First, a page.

LH487 Engine on fire. Where best to land?
One of the more interesting apps is FLIGHTRADAR. Late sunday evening one of the twitter accounts I follow, Flight Emergencies, told us that flight LH487 had squawked 7700 meaning ” emergency”. The plane had taken off from London city airport heading to Basle. The usual reason for most emergencies seems to be those of a medical sort. However on this occasion an engine had caught on fire and the plane landed safely. The Guardian reported this story with a few more perhaps not so important facts the next day.
By chance having followed the flight on FLIGHTRADAR I took a few screenshots of the plane’s routing. As can be seen below, something happened over Gillingham , the plane circled there, then headed in a route suggesting it was returning to London City Airport, then turned north and landed at Stansted. I am no aviation expert but this does not look like a route that the plane would normally have taken if it was landing at Stansted in an emergency situation such as a fire. Surely a more direct route. My guess is that its original destination of London City Airport was altered to Stansted. Some more important information comes from an article written almost a year ago May 2013. The answer may come from questions raised by Richard Tracey. This is what was reported:
Richard Tracey, London Assembly Member for Merton and Wandsworth, has written to Heathrow authorities to ask why the BA aircraft with its engine ablaze was routed to fly back into Heathrow last week rather than being diverted elsewhere.
Richard’s questions followed worried enquiries from Wandsworth councillors Rosemary Torrington and James Maddan who represent the riversideThamesfield ward on the flightpath.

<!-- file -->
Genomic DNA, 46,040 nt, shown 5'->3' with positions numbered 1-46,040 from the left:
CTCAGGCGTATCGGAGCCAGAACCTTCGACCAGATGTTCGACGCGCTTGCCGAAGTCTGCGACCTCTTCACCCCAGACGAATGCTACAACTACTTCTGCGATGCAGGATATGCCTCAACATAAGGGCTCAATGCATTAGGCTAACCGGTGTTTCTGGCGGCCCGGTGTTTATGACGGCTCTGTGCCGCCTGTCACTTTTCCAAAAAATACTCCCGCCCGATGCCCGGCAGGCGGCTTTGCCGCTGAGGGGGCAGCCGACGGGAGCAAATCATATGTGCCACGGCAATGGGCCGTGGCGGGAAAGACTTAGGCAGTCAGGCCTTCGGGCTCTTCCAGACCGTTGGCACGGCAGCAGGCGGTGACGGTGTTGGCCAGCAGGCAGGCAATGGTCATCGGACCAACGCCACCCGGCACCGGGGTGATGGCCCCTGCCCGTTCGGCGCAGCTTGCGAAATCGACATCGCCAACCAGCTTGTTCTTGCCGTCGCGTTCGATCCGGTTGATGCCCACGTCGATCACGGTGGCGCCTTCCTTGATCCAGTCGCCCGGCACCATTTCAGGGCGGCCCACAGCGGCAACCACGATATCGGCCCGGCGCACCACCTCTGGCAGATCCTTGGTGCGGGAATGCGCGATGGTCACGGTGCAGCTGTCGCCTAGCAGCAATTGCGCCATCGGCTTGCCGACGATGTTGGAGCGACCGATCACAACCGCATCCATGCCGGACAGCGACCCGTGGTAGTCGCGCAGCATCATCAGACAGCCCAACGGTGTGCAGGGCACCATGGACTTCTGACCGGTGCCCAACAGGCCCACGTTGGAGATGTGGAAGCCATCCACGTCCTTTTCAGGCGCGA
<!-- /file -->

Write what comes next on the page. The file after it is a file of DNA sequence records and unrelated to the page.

He wrote, “I represent Wandsworth and Merton GLA constituency comprising around 500,000 people.
“Can I ask why Heathrow/BA decided to bring in a plane in flames right over central London rather than landing it in a country airfield like Farnborough or some such safer location.
“Could you please provide me with an answer promptly.”
He received a prompt response as requested from Abigail Morris, Heathrow’s Government Relations Manager: “The normal procedure in these circumstances if for the Captain to decide what is the safest course of action, and this is what happened in this case. This is an approved procedure.
I appreciate you wanted a quick answer, and I hope this covers that request, but happy to meet and discuss the procedures in more detail alongside our BA colleagues if this would be helpful.”
Richard Tracey has reported back to his Conservative colleagues on Wandsworth Council, but still they feel that, as the blazing aircraft flew over Hertfordshire and Essex before returning to Heathrow over east London and then the densely populated west London boroughs, a decison should have been taken to divert it to one of the less populated areas with an airport
So in the case of LX487 this seems to have happened but seemingly not in a rush. All speculation but a probable explanation.
What also has stoked interest is that this was the second Swiss International Airlines Avro RJ100 to have a serious engine problem taking off from London City Airport. On March 27th a similar sounding engine fire and explosion prevented a plane taking off, LX437 from London City Airport to Geneva